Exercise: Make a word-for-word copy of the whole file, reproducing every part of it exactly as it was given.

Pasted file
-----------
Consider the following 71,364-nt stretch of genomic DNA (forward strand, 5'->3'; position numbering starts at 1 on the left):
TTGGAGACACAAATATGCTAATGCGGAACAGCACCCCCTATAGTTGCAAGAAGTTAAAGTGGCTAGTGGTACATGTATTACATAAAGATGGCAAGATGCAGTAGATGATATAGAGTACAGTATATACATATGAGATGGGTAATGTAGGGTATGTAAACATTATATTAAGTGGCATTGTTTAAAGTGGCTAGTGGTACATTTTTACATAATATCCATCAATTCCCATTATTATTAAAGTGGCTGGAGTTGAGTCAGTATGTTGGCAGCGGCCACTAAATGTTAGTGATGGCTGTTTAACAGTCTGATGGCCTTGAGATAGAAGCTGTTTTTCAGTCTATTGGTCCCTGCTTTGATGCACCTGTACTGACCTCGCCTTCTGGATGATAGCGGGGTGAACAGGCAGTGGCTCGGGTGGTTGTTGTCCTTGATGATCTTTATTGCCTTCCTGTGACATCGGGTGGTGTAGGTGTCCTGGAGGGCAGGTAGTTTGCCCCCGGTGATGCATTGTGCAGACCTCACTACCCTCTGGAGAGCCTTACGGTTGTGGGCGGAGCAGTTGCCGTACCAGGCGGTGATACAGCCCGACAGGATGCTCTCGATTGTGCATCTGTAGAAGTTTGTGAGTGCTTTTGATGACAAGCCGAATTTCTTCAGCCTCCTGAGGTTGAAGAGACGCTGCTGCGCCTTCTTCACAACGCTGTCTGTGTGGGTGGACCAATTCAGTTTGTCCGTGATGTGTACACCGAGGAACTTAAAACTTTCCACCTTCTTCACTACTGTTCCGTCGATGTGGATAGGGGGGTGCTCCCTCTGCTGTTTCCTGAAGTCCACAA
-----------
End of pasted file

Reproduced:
Consider the following 71,364-nt stretch of genomic DNA (forward strand, 5'->3'; position numbering starts at 1 on the left):
TTGGAGACACAAATATGCTAATGCGGAACAGCACCCCCTATAGTTGCAAGAAGTTAAAGTGGCTAGTGGTACATGTATTACATAAAGATGGCAAGATGCAGTAGATGATATAGAGTACAGTATATACATATGAGATGGGTAATGTAGGGTATGTAAACATTATATTAAGTGGCATTGTTTAAAGTGGCTAGTGGTACATTTTTACATAATATCCATCAATTCCCATTATTATTAAAGTGGCTGGAGTTGAGTCAGTATGTTGGCAGCGGCCACTAAATGTTAGTGATGGCTGTTTAACAGTCTGATGGCCTTGAGATAGAAGCTGTTTTTCAGTCTATTGGTCCCTGCTTTGATGCACCTGTACTGACCTCGCCTTCTGGATGATAGCGGGGTGAACAGGCAGTGGCTCGGGTGGTTGTTGTCCTTGATGATCTTTATTGCCTTCCTGTGACATCGGGTGGTGTAGGTGTCCTGGAGGGCAGGTAGTTTGCCCCCGGTGATGCATTGTGCAGACCTCACTACCCTCTGGAGAGCCTTACGGTTGTGGGCGGAGCAGTTGCCGTACCAGGCGGTGATACAGCCCGACAGGATGCTCTCGATTGTGCATCTGTAGAAGTTTGTGAGTGCTTTTGATGACAAGCCGAATTTCTTCAGCCTCCTGAGGTTGAAGAGACGCTGCTGCGCCTTCTTCACAACGCTGTCTGTGTGGGTGGACCAATTCAGTTTGTCCGTGATGTGTACACCGAGGAACTTAAAACTTTCCACCTTCTTCACTACTGTTCCGTCGATGTGGATAGGGGGGTGCTCCCTCTGCTGTTTCCTGAAGTCCACAA